|Most of the decadrachm Alexander medallions are in private hands, lost to researchers. (This illustration is drawn from several museum specimens.) On one side, a rider chases retreating war elephants. On the other, Alexander, in military dress, clutches a lightning bolt, the symbol of his “divine father,” Zeus. Many of the coins have been found near Susa, in modern Iran, where accounts tell of an enraged Alexander throwing silver to his hungry horses. Actual size of the medallion is 34 millimeters (1 3/8 ") in diameter, comparable to a US half-dollar.
|Smaller tetradrachm medallions have been found as well. Some show a riderless elephant on one side and, on the other, an archer whose bow and headdress mark him as part of the Indian forces Alexander defeated at the Hydaspes River. The initials “AB” may stand for Abulites, the Persian guardian of Alexander’s royal treasury at Susa. Actual size of this piece is comparable to a us quarter or a two-Euro coin.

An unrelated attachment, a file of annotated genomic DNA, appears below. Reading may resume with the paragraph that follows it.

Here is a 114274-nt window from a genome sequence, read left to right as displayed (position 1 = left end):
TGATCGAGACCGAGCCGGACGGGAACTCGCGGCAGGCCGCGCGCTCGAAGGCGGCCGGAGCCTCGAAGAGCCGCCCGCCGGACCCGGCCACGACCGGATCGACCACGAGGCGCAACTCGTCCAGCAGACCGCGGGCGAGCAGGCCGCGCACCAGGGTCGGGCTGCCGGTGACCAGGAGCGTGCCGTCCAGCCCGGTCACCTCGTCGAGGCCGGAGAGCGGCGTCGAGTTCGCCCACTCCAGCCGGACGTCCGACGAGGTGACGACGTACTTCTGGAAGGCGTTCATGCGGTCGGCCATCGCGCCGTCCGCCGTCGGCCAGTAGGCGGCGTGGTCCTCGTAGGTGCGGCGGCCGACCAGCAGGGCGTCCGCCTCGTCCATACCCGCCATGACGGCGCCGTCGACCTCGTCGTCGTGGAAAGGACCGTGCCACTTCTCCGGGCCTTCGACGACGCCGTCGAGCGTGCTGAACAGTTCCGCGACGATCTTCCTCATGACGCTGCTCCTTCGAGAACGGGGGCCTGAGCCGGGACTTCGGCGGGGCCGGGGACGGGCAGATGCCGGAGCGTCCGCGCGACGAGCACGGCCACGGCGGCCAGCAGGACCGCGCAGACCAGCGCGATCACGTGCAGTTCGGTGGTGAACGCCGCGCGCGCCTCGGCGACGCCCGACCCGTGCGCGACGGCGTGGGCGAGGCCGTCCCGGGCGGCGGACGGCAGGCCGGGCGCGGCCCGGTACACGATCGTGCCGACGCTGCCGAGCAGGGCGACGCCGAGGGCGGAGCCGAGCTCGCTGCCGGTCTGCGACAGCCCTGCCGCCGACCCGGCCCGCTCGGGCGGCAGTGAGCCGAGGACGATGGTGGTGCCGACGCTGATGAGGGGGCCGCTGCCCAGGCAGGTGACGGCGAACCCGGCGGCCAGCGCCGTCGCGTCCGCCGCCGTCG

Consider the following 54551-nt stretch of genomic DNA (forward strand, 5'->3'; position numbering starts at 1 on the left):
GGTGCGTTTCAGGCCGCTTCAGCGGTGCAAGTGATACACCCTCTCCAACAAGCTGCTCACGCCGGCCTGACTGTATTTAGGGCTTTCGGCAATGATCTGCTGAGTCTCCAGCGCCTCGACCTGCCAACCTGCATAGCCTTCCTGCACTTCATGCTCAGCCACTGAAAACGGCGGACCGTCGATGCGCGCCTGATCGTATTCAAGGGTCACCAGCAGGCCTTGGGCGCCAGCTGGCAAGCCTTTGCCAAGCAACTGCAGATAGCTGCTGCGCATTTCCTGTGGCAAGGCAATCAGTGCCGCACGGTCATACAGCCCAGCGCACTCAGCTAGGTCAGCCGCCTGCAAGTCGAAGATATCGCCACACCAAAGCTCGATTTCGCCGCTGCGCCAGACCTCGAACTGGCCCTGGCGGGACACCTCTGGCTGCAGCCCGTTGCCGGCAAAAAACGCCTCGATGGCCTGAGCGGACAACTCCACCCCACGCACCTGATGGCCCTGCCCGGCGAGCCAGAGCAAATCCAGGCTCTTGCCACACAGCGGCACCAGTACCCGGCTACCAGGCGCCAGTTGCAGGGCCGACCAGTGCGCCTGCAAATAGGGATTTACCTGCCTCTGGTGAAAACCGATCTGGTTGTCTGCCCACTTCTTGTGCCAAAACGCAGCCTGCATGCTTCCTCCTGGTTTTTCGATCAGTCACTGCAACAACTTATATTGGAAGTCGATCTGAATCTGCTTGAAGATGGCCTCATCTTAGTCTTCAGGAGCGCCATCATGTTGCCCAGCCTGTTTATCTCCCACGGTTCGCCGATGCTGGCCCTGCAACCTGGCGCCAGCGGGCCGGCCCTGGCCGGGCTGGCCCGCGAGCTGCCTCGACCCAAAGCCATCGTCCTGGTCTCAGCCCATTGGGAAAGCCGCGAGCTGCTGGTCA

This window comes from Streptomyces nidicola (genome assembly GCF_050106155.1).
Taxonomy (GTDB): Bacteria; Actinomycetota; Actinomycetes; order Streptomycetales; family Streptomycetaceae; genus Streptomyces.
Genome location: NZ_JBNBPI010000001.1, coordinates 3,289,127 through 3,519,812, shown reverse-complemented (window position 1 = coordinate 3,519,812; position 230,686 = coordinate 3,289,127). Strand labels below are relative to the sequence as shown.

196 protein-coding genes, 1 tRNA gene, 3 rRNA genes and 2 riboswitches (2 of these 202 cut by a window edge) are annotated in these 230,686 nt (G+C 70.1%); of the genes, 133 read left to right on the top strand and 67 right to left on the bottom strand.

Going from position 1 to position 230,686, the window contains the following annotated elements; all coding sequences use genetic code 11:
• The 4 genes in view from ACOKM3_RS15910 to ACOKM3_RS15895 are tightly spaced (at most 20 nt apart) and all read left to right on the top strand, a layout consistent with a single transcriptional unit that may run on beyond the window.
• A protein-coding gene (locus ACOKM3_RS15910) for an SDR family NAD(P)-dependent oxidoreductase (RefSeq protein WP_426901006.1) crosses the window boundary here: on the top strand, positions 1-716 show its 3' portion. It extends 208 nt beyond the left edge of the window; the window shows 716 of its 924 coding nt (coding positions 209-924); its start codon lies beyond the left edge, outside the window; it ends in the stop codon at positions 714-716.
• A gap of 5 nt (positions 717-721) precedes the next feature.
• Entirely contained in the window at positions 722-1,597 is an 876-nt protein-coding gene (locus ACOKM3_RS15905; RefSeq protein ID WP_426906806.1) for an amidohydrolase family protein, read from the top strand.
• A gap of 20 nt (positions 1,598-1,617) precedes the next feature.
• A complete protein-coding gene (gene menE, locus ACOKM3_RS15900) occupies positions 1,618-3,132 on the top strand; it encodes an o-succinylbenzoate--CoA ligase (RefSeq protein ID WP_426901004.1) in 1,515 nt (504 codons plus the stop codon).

|Another tetradrachm shows an elephant with two riders and a banner. On the other side rolls an Indian chariot pulled by four horses. Does each medallion tell its own story—or did Alexander intend them to tell a story together?
Restless, Alexander longed to reach the edge of the inhabited earth, which his tutor Aristotle had told him lay somewhere just beyond India. On his way there, Alexander joined Prince Taxiles, who hoped to enlist the Greeks’ aid in his own rivalries. The most formidable of his enemies was Porus, ruler of the neighboring kingdom across the Hydaspes River. When Porus refused to submit to Alexander, Taxiles’s hopes were realized—for he was sure the Greeks would cross the Hydaspes and overcome Porus on their way to the world’s end.
Alexander had certainly faced larger armies than Porus’s, and longer odds, but war in India presented two daunting challenges. First was the weather. The campaign against Porus took place during the monsoon, a demoralizing phenomenon for Mediterranean Greeks. Mere streams became torrents, flooding camps and flushing out poisonous snakes. Worst of all, the Hydaspes River itself roiled from the relentless rains and seemed impossible to cross. Second, there were elephants. Porus’s army included a large corps
of trained war-elephants whose very appearance alarmed
the Greeks. Trumpeting loudly, these mammoth beasts could terrify the cavalry and trample the infantry like no other weapon in the ancient world. They were the panzer divisions of the distant past.